Taking Vapes To The LGBTQ+ Crowd
What happens when PepsiCo, Starbucks, and a Stanford University MBA share space on the résumé of a pot-loving Latina, LGBTQ+ ally? Besito.
The word is Spanish for “little kiss” -- an apt description for the delicate hit of elation the company’s vapes deliver. Although Besito is not the only low-dose product to grace the market, the “queer-helmed” startup founded by Maggie Connors, a branding expert of Cuban heritage, is a rarity in an industry that trends white, male, and straight.
Connors, 32, has used cannabis since high school to help soothe anxiety and pain, and reflect inward. After five years doing brand management at Starbucks and PepsiCo, she was at Stanford when she started thinking about using her chops to create a better cannabis product for people who wanted a balanced high and enjoyed good design. At the time, recreational marijuana was still illegal in California, but she sensed that would change. “It lit a fire in me knowing that this was on the precipice of a huge legal industry,” she says. “Between my knowledge of the plant and my background in product design and branding…I felt like I had to get involved.”
After graduating in 2016, she moved to Santa Monica, Calif., and started Besito. She raised nearly $1 million from a cannabis fund plus friends and family, and hired a small team of designers and product engineers. For the next two years, they worked on designing the vapes, securing ethical supply-chain partners, and riding out regulatory changes. The first step was to create the right sativa blend. They landed on a 2:1 THC-to-CBD ratio -- which Connors likens to a rosé instead of tequila. “It was built for a few friends getting high, then doing things, like going for a hike or to a concert or a museum. It’s light enough that you want to socialize,” she says.
As for the vapes, Connors decided to make them hexagonal so they don’t roll off the table. And to keep things simple, the pen is all-in-one; when it’s done, you buy a new one. Current law makes them difficult to recycle, so Besito offers $5 off the next $40 purchase when you bring your used product back to a retailer; the company ensures that the hardware is properly recycled.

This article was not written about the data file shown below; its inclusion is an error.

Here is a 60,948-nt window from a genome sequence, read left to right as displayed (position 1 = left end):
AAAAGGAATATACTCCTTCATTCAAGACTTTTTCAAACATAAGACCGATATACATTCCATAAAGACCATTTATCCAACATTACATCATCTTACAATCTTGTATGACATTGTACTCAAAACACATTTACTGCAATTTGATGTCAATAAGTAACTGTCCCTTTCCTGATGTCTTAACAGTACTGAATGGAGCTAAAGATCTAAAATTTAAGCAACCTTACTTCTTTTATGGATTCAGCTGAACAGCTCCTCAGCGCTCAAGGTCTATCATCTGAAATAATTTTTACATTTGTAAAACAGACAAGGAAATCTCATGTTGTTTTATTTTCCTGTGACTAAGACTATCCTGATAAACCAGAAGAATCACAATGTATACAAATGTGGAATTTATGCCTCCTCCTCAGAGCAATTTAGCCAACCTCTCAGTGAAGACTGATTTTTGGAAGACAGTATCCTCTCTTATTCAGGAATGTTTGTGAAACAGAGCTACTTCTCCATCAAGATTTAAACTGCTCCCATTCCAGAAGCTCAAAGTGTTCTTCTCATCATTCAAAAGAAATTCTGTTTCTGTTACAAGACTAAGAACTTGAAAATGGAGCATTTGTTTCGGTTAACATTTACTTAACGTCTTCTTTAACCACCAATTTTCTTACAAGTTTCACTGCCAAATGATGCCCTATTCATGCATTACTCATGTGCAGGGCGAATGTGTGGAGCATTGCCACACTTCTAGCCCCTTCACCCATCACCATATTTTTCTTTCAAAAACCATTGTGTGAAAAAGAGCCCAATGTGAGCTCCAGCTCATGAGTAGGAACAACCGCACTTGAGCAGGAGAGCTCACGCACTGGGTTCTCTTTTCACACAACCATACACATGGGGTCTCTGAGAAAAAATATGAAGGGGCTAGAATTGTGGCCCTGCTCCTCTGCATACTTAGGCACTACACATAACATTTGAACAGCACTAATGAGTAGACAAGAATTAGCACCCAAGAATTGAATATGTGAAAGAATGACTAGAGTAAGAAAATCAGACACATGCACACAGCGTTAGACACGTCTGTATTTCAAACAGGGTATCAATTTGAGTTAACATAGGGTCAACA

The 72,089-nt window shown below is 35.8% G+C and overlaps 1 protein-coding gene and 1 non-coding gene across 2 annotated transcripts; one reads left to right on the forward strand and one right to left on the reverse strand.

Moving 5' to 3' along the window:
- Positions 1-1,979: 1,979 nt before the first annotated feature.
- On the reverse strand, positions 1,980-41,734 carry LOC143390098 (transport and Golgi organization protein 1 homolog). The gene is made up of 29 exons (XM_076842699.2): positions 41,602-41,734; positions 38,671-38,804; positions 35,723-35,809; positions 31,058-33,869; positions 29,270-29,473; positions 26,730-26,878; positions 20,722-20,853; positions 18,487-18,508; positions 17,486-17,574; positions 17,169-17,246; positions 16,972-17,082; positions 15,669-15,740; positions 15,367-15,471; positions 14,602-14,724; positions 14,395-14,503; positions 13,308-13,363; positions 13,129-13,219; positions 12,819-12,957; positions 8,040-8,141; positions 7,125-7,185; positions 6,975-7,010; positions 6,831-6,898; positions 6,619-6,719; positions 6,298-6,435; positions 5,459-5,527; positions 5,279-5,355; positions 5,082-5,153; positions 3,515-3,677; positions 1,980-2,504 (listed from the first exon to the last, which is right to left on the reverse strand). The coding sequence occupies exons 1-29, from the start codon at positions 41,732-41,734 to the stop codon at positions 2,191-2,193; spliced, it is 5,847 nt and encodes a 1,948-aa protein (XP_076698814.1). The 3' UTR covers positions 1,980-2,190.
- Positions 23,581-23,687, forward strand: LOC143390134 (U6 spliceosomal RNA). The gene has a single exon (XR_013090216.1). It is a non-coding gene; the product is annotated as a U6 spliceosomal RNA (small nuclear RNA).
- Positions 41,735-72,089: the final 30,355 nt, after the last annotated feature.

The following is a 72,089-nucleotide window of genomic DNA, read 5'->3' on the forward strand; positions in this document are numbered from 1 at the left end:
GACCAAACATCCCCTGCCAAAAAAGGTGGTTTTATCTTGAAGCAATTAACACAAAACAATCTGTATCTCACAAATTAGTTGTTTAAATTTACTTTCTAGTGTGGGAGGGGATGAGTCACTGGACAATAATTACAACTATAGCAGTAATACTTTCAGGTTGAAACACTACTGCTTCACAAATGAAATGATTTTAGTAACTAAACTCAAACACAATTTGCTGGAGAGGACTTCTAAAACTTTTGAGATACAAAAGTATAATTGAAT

The branding is where Connors really got creative. “I looked at the retail landscape and saw a lot of very dark, masculine, hard-core brands. And then it swung to wellness, and white, and almost kind of faux-medical brands,” she says. “And I just felt like the category was missing the fun. So we wanted to have bright, colorful packaging that reflected not only delicious flavors but that really kind of vibrant occasion.”
As they worked on the look, Connors and her team thought a lot about gender and decided on a unisex design. “As a woman myself, I don’t like it when they make weed for women,” she says, “and the next generation doesn’t even believe in gender, so I think it would be old-school to hang a brand on it.” She did, however, want Besito to be clearly welcoming to the LGBTQ+ community. She intentionally built a diverse team that includes people of all orientations (Connors identifies as fluid), who are “represented in our creative,” she says. “Cannabis can have sexy effects. We wanted to show that by featuring couples, including some queer ones.”
Within a month of launching Besito this past April, Connors says, the LGBTQ+ community responded. “We started hearing that no cannabis brand has resonated with them as much,” she says. “They saw themselves in our images.” The traditional VC world is starting to see the potential, helping Connors raise another $2 million this year. Her time at PepsiCo and Starbucks is all starting to make sense. “I’ve been selling drugs my whole career -- sugar and caffeine and now cannabis,” she jokes. “But cannabis is the one I’m most excited about and proud to stand by.”